But Cuba’s inefficiencies gnawed at him. Smart, strong, and ambitious, he had expansion plans in mind, even as in his hand he held a wrench. He was repairing a tractor part meant to be grading land. It was broken. Again.
The 1980s Soviet model tractor he bought from another farmer was as about good as it gets in Cuba. The Cuban government maintains a monopoly on selling anything new, and there simply is not enough of anything — fertilizer, or sometimes even machetes — to go around.
Government economists are aware of the problem. “If you give people land and no resources, it doesn’t matter what happens on the land,” said Joaquin Infante of the Havana-based Cuban National Association of Economists.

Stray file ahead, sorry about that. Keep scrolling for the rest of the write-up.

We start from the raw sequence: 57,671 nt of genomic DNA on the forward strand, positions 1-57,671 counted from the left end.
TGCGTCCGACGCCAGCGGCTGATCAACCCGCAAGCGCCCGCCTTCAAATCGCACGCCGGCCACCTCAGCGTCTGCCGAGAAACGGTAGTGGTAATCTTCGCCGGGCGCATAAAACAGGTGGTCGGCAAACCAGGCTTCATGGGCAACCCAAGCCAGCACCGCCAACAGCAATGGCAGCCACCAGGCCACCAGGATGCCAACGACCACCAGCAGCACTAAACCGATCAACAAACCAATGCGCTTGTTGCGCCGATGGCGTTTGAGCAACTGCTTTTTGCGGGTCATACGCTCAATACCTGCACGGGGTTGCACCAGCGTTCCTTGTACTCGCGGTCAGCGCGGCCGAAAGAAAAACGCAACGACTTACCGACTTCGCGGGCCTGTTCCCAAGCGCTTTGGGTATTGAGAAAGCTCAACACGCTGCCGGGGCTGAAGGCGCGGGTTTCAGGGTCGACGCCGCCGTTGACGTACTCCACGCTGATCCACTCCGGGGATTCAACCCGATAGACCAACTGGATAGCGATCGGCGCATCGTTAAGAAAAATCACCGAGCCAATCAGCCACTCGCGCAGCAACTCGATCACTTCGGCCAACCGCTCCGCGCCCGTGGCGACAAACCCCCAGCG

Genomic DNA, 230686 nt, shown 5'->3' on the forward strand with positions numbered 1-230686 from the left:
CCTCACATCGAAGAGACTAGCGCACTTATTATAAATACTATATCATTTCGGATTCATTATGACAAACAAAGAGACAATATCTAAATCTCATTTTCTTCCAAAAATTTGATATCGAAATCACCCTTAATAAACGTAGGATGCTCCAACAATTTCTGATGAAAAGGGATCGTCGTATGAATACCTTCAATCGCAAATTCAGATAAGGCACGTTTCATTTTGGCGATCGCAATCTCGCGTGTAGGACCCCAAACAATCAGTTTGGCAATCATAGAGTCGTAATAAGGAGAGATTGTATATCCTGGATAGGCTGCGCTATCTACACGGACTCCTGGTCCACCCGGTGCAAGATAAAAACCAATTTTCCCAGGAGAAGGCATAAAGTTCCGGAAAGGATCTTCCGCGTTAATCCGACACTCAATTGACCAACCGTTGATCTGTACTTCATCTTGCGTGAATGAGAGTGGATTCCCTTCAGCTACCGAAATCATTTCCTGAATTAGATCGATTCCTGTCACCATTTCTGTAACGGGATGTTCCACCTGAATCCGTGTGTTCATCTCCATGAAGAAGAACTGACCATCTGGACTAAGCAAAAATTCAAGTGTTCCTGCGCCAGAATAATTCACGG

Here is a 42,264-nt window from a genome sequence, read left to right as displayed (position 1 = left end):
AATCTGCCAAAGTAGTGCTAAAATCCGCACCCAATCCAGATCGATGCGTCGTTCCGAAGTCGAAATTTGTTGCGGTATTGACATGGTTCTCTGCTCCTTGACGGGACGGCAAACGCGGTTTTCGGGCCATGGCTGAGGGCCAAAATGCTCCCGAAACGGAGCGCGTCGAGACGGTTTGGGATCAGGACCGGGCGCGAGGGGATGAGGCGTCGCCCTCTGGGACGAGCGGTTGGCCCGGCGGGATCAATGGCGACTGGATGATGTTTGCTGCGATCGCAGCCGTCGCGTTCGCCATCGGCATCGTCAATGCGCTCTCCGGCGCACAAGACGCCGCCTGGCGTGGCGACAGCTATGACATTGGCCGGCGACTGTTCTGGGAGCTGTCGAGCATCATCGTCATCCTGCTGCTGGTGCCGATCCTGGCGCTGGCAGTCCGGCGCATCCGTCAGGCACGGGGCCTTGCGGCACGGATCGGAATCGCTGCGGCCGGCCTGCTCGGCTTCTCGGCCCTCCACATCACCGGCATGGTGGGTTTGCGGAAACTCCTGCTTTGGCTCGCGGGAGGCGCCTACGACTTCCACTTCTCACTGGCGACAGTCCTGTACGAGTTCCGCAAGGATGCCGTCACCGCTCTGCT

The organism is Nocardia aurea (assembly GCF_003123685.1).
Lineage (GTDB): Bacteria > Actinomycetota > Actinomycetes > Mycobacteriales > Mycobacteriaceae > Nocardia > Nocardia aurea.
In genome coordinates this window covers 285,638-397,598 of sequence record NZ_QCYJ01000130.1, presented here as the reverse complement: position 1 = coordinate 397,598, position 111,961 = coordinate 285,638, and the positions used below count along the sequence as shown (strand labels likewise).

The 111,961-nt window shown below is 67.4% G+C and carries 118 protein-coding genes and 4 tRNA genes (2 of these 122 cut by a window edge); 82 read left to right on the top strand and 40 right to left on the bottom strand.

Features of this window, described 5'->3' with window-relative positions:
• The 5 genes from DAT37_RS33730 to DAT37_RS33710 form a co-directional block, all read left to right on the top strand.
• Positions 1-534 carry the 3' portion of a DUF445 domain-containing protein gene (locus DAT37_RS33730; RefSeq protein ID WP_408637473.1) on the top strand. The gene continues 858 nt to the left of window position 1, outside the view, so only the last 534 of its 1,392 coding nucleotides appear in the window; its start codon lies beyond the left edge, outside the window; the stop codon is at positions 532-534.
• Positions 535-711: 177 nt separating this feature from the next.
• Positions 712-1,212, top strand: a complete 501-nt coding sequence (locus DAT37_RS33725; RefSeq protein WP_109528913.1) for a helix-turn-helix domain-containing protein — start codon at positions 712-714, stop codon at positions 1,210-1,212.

But Mr. Castro has refused to allow what many farmers and experts see as an obvious solution to the shortages of transportation and equipment: Let people import supplies on their own. “It’s about control,” said Philip Peters, a Cuba analyst with the Lexington Institute, a Virginia-based research group.
Other analysts agree, noting that though the agricultural reforms have gone farther than other changes — like those that allow for self-employment — they remain constrained by politics.
“The government is not ready to let go,” said Ted Henken, a Latin American studies professor at Baruch College. “They are sending the message that they want to let go, or are trying to let go, but what they have is still a mechanism of control.”